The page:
The community was mostly elderly, living alone, not uncommon in Belarus' Jewish community of 100,000 (although only a fraction of those are practicing.) People asked about Jews in America - about assimilation (we replied that half of all Jews marry non-Jews in America), about the effects of September 11th, the current intifada in Israel, and other topics.

One man, who was born in 1925, was a teacher of geography and history and also a poet. During the time we talked, he wrote a rhyming poem in Russian about Mom and me. Virtually everyone had stories. One man told of him losing his twin brother, then decades later joyfully reuniting with him. That same man asked us to locate a relative of his in Iowa. Another man complained that reparations paid by Germany went through the American Jewish Joint Distribution Committee, which is giving money to survivors in Israel and the United States but not in Eastern Europe. Someone there had siblings in Israel who went through the same concentration camp, had the same story, but they were getting money while he wasn't. They are aging and poorer, so are becoming bitter about that issue. I decided I would write a letter when I return home about his concerns.

We drove to a memorial called Kamenka, first on a highway, then on a dirt road. It was a place where 10,000 people, mostly Polish Jews, but many others too, were marched in columns and forced to dig two long pits. They were shot in the back of the head, and then buried. Only two people managed to escape alive; they were children pushed out of the line by their parents into the arms of the bystanders. It was a well-tended memorial with stones in Russian and Yiddish, flowers, wreaths, and two long hills of bodies. Not only was it sickening to see this memorial, but also to think that massacres like these happened over and over again, and that anyone could be crazy enough or hateful enough to do such a thing.

Then, we set out to find Removitz, where my great-grandmother Jenny Levin was born.. It took us a while, because there were not always signs. Along the road we asked people, and they were usually very helpful. When we got out, Faina, a very knowledgeable Bobruisk resident, asked some residents if they knew of a Levin family. The older ones all answered there was a Hasan Levin who owned a shop, but Hasan is not related to us. Jenny's family left around 1905, so someone would have to be over 100 to remember them. The oldest person we met was born in 1908.

Removitz is a town with a single street made of a mixture of asphalt, sand, and pebbles. The wooden houses with tin roofs consisted of one living room/dining room/bedroom and a kitchen. Outside there would be a bathhouse, an outhouse, a well (shared by one's neighbor), and a little barn with a place for firewood, a cow or a horse, a few chickens, and a dog. The houses were fairly far apart with gardens in between growing beans, potatoes, beets, tomatoes. A truck comes in once in a while for residents to buy sugar, flour, etc . It is populated almost entirely by elderly women. There were two men and one young girl from Bobruisk visiting their families. One of the men, pictured below, was getting water from the well for his mother.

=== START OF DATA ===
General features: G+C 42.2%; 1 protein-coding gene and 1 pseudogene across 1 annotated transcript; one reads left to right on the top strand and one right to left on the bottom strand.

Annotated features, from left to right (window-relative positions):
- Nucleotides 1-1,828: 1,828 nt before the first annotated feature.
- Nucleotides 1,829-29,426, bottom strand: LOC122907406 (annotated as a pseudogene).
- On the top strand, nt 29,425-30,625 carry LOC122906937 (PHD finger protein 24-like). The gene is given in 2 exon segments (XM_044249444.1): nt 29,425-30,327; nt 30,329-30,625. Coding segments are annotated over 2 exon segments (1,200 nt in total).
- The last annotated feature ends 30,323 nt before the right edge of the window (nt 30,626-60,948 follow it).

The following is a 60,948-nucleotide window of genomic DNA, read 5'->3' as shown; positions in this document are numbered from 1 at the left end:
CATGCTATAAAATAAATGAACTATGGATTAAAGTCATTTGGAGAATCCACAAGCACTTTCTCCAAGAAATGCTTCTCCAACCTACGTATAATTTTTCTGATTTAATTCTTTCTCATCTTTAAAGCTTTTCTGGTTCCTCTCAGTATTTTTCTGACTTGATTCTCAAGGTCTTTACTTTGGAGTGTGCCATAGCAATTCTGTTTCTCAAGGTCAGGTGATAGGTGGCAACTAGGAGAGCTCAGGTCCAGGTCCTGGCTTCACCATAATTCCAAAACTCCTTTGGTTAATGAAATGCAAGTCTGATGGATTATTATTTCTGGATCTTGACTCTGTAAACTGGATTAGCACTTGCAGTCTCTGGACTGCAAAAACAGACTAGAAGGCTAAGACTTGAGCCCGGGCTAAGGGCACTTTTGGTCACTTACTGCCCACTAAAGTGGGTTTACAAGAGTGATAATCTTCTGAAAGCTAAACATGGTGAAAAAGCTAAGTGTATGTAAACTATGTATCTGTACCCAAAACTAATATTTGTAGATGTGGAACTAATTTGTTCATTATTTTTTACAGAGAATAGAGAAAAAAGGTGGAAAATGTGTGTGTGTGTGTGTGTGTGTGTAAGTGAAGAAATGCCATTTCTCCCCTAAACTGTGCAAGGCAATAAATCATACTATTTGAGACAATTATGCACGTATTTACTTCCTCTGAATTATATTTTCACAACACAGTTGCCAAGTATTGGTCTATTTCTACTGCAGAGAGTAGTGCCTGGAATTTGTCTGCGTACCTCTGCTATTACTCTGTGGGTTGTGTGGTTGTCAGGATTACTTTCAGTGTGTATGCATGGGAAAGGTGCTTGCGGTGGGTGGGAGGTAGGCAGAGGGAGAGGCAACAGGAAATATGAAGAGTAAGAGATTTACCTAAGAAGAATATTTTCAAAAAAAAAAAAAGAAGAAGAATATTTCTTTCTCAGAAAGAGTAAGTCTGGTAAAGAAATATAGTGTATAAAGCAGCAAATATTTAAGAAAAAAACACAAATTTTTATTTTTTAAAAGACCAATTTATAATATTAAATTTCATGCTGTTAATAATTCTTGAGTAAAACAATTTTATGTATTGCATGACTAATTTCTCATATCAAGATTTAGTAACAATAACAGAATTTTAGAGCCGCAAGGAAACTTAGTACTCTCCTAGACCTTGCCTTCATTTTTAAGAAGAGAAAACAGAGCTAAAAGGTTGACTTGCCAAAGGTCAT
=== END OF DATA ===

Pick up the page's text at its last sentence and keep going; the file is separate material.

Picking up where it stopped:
In Jewish villages, Jews couldn't own land so houses were closer together. Removitz was mostly non-Jewish, but residents were so tolerant they didn't care if Jews owned land. Residents even observed each other's holidays: the Russian Orthodox would eat matza, etc. Many Belorussians were never fully Christianized, and are affiliated only for marriage and death.

Removitz, like small towns across the world, seemed to be a victim of a growing worldwide trend of urbanization. Not surprisingly, opportunities are limited in a place like Removitz, where virtually everyone is a subsistence farmer.

The residents told us that Removitz only had one Jewish house. That house is now gone (with another similar in style rebuilt in the same spot), and residents said it used to have a saloon in front. In my great grandmother's diary, it said she was born in Removitz in a house with a saloon. We figured it could only be this site. We were excited at this find, and took several pictures.

We drove back to Bobruisk and ate lunch. We had a mushroom, potato, and carrot salad, and salmon. It was a privately owned restaurant, again something Galina said wouldn't exist a few years ago.

We went on a tour of Bobruisk, once the center of Belorussian Jewry. Before the war, there were 46 synagogues. Thirty six were destroyed in the war, 9 have been converted to other uses, and one is still in use as a chabad synagogue. There are two other synagogues built after the war, one orthodox one (which we visited) and a reform one. We visited areas that used to be entirely Jewish, now with only a few Jewish families. One can tell if a Jew built a house because there are a few characteristic features. They have high basements because many Jews were merchants, so they needed a lot of storage space. They had windows with vertical bricks on top, and intricate designs underneath the roof.

We visited a Jewish cemetery, one of the few that survived the war. There were fences around each stone and often times pictures of the deceased. There were also several Holocaust memorials for different villages. Then we drove back to Minsk, which was our base for whole trip.